District public health offices routinely notify measles cases to the Robert Koch Institute (RKI) in Berlin via their state authority. We analysed data from all measles cases during the NRW outbreak and compared the age distribution of these cases with data from 2001. We compared district-level measles vaccination coverage at school entry from 1995 and 2005.8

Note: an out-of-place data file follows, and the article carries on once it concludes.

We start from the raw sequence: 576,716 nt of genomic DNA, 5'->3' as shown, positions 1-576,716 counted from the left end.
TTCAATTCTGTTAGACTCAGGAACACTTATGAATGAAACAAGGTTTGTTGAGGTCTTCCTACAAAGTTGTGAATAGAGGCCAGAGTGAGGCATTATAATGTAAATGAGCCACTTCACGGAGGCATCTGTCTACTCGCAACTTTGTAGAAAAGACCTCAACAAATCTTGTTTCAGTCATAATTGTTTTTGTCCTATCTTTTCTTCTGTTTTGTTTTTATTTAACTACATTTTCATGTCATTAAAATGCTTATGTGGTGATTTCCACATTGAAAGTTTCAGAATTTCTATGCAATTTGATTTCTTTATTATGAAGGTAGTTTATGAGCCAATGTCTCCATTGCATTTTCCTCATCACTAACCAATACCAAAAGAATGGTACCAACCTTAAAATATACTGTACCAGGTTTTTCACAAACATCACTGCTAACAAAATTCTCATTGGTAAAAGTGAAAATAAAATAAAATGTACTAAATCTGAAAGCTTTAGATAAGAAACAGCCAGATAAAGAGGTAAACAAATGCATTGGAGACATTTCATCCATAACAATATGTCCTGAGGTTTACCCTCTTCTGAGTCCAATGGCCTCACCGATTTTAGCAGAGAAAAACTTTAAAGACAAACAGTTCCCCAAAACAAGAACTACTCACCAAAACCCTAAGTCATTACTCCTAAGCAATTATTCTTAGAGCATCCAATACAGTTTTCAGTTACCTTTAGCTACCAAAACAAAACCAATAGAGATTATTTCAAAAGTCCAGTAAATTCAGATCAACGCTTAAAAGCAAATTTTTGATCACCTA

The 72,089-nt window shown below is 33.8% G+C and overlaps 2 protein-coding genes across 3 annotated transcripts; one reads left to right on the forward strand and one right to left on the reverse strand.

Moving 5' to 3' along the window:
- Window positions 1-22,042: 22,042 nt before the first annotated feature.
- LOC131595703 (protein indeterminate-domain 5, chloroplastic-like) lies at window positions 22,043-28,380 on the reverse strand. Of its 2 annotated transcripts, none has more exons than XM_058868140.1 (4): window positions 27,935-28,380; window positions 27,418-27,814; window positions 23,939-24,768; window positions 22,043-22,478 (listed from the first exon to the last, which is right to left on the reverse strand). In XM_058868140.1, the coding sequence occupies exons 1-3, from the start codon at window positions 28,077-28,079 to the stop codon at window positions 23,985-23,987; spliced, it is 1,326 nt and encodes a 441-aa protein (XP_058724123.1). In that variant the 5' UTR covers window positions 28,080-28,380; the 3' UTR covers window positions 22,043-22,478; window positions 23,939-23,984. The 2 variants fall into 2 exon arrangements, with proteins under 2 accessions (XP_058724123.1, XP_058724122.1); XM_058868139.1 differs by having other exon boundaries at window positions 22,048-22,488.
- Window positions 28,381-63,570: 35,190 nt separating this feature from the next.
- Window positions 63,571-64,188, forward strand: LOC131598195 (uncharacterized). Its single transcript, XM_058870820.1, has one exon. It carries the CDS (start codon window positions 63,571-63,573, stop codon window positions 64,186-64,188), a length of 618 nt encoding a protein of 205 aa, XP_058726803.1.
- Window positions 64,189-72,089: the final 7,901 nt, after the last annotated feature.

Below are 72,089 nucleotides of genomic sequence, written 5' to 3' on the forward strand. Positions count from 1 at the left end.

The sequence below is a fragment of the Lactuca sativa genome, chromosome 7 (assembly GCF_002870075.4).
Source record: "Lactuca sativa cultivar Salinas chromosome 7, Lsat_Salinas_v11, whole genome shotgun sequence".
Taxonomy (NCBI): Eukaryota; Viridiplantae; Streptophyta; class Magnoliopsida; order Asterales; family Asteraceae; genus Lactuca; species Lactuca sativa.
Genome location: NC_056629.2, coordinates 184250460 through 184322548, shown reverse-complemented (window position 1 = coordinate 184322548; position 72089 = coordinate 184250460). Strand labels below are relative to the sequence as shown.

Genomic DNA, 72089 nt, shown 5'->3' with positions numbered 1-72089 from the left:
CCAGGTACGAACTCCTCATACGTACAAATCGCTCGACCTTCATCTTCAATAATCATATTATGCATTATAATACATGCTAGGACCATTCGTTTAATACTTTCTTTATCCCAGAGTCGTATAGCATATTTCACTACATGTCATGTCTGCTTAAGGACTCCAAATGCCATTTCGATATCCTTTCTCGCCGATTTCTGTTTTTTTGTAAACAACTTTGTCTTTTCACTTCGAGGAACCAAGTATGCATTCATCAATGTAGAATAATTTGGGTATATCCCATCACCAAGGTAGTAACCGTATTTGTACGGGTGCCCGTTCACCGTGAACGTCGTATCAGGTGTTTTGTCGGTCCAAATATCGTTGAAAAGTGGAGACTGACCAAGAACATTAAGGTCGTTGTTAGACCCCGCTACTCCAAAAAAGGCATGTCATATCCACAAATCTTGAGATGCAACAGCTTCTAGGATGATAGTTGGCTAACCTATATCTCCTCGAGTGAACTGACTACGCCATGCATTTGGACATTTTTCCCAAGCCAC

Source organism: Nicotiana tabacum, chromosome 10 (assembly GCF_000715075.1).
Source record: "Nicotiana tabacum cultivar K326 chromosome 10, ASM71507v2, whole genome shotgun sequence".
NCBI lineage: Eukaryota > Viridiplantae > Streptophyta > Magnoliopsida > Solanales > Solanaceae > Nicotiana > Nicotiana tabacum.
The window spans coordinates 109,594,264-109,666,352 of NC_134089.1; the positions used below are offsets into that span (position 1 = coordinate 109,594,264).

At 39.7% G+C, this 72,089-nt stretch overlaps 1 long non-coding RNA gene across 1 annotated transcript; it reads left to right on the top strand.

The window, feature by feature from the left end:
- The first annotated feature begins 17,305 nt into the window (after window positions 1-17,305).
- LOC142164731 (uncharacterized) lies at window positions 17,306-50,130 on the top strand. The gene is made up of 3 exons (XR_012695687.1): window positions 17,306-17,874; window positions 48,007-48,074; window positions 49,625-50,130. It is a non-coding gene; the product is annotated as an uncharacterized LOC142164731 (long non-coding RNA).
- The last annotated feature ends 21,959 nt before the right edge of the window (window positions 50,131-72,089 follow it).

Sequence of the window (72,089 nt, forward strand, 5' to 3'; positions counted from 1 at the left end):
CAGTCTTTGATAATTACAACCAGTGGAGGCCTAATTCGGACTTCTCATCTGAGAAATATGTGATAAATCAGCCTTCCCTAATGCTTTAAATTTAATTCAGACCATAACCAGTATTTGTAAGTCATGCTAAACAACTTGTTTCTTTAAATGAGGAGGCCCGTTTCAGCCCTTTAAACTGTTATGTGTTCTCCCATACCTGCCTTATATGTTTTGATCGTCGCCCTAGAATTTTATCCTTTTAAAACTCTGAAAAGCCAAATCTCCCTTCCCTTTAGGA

All notified patients in Duisburg were contacted to be interviewed with a standardized questionnaire that covered demographic characteristics, clinical symptoms, date of rash onset, measles vaccination status, reasons for non-vaccination, physician consultations and hospitalization, as well as contact details relevant for disease transmission. Interviews were conducted face to face during home visits or by telephone through staff from the district public health office, the state public health institute or the RKI. If at least three attempts to contact the patient by telephone failed, the questionnaire was mailed. Parents were interviewed if the patient was < 18 years old. By using the same identifier as for routine surveillance, it was possible to retrieve and analyse a minimum dataset on non-responders. All private physicians and hospitals in Duisburg named in the questionnaires were asked to provide information on antibiotic treatment and on the results of serological testing.